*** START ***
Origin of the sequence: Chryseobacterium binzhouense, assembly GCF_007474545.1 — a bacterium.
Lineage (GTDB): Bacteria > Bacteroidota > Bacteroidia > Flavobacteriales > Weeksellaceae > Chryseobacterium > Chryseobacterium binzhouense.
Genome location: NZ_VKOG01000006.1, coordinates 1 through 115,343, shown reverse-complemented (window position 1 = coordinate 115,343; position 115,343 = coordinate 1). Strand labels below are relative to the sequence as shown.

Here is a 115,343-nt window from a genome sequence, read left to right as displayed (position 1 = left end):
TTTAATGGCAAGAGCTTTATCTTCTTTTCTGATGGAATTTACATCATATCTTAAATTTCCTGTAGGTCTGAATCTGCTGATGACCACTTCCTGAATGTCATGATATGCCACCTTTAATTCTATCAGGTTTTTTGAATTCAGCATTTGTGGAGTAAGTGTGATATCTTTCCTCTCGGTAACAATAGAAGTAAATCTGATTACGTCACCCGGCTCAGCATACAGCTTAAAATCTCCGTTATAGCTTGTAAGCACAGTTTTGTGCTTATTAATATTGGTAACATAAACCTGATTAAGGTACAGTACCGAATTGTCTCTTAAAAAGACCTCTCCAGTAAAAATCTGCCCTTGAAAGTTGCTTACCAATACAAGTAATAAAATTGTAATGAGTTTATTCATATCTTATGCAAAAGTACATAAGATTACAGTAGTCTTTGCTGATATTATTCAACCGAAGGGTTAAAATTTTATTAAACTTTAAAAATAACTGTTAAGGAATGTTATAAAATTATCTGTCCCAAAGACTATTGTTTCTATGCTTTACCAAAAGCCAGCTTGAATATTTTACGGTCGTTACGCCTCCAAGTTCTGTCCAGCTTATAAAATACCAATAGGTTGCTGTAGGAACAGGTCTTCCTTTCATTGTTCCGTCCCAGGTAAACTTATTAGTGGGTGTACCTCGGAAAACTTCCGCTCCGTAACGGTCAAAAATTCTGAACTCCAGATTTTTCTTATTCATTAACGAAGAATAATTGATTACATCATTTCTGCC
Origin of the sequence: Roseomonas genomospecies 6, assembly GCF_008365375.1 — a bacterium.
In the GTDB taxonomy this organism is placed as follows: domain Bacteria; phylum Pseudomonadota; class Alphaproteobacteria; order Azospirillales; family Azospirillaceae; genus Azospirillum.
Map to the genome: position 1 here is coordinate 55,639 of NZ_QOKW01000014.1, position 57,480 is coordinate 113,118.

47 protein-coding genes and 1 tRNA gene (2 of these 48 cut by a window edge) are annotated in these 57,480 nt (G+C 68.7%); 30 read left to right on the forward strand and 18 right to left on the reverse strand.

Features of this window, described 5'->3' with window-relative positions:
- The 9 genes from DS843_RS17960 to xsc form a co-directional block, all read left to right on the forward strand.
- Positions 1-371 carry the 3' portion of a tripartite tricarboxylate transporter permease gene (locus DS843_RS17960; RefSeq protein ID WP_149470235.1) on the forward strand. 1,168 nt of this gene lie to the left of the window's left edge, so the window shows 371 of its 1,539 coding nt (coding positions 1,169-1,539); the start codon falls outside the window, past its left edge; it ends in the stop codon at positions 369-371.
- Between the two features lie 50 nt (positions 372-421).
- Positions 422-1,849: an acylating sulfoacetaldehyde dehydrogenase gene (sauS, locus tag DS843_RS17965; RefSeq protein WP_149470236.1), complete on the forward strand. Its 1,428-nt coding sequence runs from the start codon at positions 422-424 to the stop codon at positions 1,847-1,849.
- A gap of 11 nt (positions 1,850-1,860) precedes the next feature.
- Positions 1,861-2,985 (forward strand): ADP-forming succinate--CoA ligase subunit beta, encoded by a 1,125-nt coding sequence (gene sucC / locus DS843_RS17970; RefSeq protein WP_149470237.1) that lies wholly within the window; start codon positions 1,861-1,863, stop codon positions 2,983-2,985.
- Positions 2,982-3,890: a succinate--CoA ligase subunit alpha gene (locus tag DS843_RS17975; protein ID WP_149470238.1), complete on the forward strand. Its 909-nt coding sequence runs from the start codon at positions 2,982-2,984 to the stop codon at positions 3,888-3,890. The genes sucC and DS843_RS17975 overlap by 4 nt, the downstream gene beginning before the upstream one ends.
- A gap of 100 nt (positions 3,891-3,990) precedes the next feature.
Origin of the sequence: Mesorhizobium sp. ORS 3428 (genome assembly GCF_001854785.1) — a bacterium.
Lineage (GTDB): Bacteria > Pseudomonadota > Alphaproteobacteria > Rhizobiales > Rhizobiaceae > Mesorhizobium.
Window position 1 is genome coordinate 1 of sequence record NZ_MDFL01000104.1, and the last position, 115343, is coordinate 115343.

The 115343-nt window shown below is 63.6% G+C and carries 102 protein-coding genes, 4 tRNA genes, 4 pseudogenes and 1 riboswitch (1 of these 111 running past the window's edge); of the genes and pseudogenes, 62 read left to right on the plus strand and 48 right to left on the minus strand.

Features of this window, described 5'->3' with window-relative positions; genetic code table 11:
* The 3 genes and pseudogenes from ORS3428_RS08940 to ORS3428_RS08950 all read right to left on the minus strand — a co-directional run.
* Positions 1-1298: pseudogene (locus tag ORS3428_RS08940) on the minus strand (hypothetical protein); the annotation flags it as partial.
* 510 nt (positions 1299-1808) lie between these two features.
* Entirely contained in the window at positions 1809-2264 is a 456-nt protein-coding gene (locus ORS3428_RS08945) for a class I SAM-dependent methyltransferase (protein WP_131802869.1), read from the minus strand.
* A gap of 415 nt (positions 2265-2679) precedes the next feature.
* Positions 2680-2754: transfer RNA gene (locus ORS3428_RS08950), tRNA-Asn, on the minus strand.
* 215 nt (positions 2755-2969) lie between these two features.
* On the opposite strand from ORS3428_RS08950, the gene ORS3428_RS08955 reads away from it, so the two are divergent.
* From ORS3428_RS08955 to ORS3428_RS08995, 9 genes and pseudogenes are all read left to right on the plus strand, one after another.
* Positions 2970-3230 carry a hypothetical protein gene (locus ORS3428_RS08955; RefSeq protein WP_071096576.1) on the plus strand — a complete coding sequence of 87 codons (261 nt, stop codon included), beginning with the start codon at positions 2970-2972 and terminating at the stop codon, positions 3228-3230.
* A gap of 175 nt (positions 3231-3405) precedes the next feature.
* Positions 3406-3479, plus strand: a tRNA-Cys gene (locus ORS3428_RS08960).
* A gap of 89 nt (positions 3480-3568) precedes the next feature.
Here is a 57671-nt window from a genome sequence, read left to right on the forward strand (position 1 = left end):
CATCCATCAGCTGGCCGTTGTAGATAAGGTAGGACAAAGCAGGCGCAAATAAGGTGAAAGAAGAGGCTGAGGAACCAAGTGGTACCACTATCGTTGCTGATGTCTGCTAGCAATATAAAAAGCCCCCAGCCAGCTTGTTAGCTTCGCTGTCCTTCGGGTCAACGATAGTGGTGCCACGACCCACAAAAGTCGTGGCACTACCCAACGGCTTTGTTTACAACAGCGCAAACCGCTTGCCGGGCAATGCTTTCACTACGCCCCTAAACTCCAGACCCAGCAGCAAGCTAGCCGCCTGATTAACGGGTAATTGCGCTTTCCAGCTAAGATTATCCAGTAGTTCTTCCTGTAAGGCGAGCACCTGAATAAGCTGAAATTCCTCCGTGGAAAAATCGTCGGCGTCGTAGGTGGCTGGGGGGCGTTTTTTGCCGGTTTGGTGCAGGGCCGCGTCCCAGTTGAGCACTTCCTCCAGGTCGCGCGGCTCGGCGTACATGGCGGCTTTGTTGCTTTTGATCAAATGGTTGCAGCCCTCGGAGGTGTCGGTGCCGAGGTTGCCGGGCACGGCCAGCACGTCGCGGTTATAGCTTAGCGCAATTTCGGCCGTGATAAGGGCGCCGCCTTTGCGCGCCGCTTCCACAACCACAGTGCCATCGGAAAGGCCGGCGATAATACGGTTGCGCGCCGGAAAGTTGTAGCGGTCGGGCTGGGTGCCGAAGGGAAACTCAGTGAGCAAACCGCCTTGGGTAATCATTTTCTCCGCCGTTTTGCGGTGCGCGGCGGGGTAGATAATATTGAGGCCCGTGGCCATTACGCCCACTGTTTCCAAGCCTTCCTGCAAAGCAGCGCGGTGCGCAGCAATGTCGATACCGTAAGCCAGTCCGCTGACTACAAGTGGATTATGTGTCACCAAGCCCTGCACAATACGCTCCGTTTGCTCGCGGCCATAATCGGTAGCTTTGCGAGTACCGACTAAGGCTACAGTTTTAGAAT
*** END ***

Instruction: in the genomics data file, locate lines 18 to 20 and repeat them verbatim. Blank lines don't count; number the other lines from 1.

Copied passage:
- A gap of 100 nt (positions 3,891-3,990) precedes the next feature.
Origin of the sequence: Mesorhizobium sp. ORS 3428 (genome assembly GCF_001854785.1) — a bacterium.
Lineage (GTDB): Bacteria > Pseudomonadota > Alphaproteobacteria > Rhizobiales > Rhizobiaceae > Mesorhizobium.